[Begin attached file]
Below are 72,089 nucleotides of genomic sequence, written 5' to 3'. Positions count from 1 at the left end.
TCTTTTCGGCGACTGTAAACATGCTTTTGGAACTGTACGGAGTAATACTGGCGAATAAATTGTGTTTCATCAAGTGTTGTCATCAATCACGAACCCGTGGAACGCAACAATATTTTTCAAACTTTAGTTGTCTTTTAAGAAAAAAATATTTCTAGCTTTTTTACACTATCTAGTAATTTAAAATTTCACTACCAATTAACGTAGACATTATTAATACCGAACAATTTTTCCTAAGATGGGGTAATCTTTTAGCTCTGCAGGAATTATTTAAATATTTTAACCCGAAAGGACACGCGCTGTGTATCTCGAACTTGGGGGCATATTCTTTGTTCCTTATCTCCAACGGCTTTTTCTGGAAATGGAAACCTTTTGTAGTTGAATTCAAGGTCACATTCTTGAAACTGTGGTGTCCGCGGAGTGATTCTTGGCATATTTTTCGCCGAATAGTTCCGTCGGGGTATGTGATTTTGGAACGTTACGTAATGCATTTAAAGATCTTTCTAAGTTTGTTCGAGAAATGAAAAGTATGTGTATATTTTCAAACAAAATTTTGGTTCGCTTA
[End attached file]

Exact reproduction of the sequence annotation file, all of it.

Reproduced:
Below are 72,089 nucleotides of genomic sequence, written 5' to 3'. Positions count from 1 at the left end.
TCTTTTCGGCGACTGTAAACATGCTTTTGGAACTGTACGGAGTAATACTGGCGAATAAATTGTGTTTCATCAAGTGTTGTCATCAATCACGAACCCGTGGAACGCAACAATATTTTTCAAACTTTAGTTGTCTTTTAAGAAAAAAATATTTCTAGCTTTTTTACACTATCTAGTAATTTAAAATTTCACTACCAATTAACGTAGACATTATTAATACCGAACAATTTTTCCTAAGATGGGGTAATCTTTTAGCTCTGCAGGAATTATTTAAATATTTTAACCCGAAAGGACACGCGCTGTGTATCTCGAACTTGGGGGCATATTCTTTGTTCCTTATCTCCAACGGCTTTTTCTGGAAATGGAAACCTTTTGTAGTTGAATTCAAGGTCACATTCTTGAAACTGTGGTGTCCGCGGAGTGATTCTTGGCATATTTTTCGCCGAATAGTTCCGTCGGGGTATGTGATTTTGGAACGTTACGTAATGCATTTAAAGATCTTTCTAAGTTTGTTCGAGAAATGAAAAGTATGTGTATATTTTCAAACAAAATTTTGGTTCGCTTA